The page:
CORONADO, Calif. – Jessica Bleigh is one of the hundreds of San Diego military wives whose life dramatically changed after their husbands were injured in war.
She was in her mid-20s raising two small children when her husband Navy Corpsman Tim Bleigh returned from Afghanistan in 2011 injured.
Jessica Bleigh admitted the rollercoaster of emotions she has being the main provider of her family.
“You just have to go with the flow and just not pull your hair out and go crazy when you’re having a bad day,” she said. “You call up your best girlfriend and she just makes you feel better.”
Tim Bleigh was working with the Marines when his Humvee exploded from an IED in March 2011. He broke several bones, vertebrae and suffered a traumatic brain injury. He was in the ICU for a month and in the hospital for several more.
“It happened so sudden it didn’t register right away,” he said. “All of a sudden so much force is upon you. You can’t see, you can’t do anything really except realize it hurts.”
Certainly, there are husbands who are also taking care of their wives who are injured overseas, but military statistics show women are the majority who bare the care-giver responsibility.
The wives of wounded warriors don’t often receive recognition, but that is starting to change.
Four years ago, Barbara McNally started a support group specifically for women who had become caretakers for their spouse.
“I don’t pretend to understand,” she said. “I’m just there to provide a place for encouragement.”
“Empty Your Cup” is a quarterly meeting that allows women to relax with programs like yoga, as well as share their stories. McNally hosts a spa day at the Hotel Del Coronado.
For two years, she footed the bill. Then she joined forces with the Wounded Warrior Project and the Armed Services YMCA. The partnership allows for more gatherings and therapy programs.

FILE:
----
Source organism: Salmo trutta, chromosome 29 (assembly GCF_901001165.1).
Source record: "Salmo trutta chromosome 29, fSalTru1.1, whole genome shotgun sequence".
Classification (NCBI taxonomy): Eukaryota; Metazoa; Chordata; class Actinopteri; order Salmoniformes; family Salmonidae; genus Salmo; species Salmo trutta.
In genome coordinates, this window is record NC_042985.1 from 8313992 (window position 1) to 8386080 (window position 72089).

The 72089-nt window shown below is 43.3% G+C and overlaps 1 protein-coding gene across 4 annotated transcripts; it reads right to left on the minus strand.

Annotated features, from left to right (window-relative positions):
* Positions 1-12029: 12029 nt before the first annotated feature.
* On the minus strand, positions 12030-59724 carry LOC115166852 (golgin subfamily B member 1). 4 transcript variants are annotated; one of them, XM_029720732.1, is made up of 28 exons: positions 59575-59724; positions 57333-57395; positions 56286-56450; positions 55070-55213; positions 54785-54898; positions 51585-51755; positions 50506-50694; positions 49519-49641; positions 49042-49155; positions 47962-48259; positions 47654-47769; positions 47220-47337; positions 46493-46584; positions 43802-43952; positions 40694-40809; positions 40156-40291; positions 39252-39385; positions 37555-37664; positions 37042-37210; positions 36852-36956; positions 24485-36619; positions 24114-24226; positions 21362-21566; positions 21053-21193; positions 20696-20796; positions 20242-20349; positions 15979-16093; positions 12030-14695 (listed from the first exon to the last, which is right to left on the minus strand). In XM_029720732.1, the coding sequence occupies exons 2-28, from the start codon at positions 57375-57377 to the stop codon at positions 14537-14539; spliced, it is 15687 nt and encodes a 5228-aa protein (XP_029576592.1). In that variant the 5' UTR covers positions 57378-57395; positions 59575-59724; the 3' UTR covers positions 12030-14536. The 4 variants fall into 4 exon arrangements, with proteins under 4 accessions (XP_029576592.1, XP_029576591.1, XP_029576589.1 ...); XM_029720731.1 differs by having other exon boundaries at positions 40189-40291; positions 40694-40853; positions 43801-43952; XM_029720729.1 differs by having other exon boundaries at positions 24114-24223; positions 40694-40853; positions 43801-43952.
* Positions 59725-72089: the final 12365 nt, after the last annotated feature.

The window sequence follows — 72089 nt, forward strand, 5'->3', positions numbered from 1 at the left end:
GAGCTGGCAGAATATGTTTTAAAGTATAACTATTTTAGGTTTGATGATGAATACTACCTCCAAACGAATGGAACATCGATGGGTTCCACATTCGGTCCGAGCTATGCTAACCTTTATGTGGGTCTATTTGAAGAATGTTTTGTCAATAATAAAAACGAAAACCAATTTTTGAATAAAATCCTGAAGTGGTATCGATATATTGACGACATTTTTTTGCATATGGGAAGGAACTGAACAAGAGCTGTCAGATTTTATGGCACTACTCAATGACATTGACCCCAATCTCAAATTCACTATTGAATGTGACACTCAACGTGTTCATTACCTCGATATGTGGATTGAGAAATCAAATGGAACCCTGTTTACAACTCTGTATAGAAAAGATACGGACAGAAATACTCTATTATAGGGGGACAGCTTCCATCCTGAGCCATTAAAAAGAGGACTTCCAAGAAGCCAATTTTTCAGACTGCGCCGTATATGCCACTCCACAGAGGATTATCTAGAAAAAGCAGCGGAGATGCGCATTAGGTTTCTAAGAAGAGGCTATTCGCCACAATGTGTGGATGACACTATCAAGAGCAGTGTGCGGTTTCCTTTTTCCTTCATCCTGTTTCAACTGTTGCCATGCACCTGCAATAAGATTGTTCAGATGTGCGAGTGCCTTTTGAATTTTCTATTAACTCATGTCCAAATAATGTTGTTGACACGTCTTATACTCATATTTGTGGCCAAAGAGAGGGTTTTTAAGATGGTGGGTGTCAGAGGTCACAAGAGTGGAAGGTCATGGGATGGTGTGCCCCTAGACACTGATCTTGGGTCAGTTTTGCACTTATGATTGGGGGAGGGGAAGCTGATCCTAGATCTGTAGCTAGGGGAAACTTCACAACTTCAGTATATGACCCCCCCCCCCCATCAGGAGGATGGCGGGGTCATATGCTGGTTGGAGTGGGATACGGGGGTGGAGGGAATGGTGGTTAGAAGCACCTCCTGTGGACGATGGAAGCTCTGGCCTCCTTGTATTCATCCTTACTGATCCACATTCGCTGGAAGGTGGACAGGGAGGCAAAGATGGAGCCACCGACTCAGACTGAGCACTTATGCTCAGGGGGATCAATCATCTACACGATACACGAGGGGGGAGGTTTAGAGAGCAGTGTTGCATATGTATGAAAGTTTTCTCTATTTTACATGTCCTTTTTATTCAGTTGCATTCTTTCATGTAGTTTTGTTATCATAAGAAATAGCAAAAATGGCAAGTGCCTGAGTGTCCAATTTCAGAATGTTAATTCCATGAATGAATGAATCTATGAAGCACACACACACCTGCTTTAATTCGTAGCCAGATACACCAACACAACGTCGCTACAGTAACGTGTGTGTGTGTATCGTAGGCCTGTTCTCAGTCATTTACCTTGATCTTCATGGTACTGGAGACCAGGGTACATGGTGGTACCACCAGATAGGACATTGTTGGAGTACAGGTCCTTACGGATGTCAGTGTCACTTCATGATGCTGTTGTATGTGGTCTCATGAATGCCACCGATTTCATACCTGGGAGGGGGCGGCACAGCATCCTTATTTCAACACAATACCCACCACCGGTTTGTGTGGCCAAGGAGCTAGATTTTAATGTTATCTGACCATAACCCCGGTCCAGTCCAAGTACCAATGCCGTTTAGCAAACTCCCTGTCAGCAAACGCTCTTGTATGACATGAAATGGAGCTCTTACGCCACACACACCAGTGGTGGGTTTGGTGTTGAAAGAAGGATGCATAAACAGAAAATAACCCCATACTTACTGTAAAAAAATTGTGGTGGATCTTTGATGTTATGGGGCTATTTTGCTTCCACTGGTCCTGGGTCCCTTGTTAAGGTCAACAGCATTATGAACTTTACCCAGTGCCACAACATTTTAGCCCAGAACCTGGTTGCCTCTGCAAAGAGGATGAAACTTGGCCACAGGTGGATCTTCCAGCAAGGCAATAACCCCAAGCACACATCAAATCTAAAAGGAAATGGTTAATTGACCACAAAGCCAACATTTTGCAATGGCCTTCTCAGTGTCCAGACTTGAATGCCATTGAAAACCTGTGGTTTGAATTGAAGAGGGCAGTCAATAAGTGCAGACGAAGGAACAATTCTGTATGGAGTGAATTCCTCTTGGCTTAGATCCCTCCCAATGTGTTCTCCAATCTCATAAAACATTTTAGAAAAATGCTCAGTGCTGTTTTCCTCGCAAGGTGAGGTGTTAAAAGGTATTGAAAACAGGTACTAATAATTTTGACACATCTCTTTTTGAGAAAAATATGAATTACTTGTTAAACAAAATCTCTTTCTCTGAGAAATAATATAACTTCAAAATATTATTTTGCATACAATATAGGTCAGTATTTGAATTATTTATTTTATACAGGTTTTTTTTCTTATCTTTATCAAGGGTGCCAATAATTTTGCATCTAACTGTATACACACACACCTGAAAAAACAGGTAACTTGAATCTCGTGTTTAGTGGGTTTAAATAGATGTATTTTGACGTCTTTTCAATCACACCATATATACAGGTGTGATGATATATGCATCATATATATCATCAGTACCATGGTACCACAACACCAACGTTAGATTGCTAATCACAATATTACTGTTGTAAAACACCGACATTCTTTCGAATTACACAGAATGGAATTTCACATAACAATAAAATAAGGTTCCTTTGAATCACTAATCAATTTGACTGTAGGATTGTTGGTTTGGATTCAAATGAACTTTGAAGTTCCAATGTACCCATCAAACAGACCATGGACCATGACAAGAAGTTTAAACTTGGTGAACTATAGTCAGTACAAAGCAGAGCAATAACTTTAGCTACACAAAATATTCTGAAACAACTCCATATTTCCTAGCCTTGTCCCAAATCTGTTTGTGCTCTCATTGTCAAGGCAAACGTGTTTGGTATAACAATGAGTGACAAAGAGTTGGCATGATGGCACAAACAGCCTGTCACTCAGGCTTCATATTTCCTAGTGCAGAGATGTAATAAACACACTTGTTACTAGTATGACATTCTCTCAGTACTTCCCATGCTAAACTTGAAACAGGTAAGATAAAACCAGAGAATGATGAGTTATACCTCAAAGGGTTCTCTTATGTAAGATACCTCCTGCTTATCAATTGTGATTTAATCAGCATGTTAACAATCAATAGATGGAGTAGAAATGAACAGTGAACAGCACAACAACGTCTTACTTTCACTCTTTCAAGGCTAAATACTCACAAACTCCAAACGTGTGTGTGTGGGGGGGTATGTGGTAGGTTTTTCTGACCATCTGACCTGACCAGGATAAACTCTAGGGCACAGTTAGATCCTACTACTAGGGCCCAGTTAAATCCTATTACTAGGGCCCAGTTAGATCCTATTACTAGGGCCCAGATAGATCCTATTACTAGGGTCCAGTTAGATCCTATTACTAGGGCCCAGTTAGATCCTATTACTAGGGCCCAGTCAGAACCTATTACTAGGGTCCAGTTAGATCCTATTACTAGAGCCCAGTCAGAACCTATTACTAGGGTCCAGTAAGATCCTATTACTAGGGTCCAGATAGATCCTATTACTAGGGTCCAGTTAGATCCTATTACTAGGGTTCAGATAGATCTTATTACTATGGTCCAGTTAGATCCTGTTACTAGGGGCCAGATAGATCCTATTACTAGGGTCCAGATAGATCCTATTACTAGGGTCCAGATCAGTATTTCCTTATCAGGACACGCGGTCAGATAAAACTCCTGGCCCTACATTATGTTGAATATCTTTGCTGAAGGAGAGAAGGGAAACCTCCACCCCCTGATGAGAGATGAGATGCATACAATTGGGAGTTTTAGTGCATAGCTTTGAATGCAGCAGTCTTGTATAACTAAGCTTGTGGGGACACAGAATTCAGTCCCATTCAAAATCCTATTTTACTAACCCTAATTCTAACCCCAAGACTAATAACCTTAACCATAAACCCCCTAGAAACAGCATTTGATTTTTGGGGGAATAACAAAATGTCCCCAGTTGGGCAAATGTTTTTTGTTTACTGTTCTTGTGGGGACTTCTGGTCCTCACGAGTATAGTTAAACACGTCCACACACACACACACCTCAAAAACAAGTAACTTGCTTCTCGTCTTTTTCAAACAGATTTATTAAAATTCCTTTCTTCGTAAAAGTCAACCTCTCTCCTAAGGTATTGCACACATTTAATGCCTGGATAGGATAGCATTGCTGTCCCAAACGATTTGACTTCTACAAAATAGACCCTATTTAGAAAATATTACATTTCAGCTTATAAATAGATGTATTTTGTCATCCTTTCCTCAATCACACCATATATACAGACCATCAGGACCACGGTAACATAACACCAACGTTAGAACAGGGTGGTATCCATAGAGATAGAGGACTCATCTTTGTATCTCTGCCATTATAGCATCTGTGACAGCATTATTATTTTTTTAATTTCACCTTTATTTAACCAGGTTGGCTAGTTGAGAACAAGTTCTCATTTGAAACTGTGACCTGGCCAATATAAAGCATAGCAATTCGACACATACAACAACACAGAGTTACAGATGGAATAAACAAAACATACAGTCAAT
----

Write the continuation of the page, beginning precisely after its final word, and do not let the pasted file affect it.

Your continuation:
“I would say they’re the silent strength behind our soldiers. We send our soldiers out and they come back with medals and flags. The silent heroes are the wives who wait for them and are there when they’re injured,” said McNally. “I remember I card I got from one woman. She said I the first person who ever recognized her.”
The US Navy Southwest region in San Diego has several support programs for family in its Fleet and Family Support Center, but nothing specifically that caters to women of wounded sailors and marines.
Many are wondering how San Diego’s military will be affected with the current talks of sequestration cuts in Congress. If lawmakers can’t come up with a deal, $1.2 trillion in cuts will automatically take effect on March 1. About half a trillion will affect the Department of Defense.
Late last year, lawmakers on both sides agreed not to cut programs supporting, physically and mentally, the returning injured troops and the spouses. Many anticipate sequestration cuts to affect defense contractors in San Diego and military size, rather than the support programs.
“It’s hard, it’s not easy and it was really challenging, but I’m glad he came home. I think it’s better than the alternative,” said Jessica.
The Beligh’s now cycle together through a rehabilitation program through the Naval Medical Center. Tim’s injuries have almost healed, though he continues a physical therapy regimen.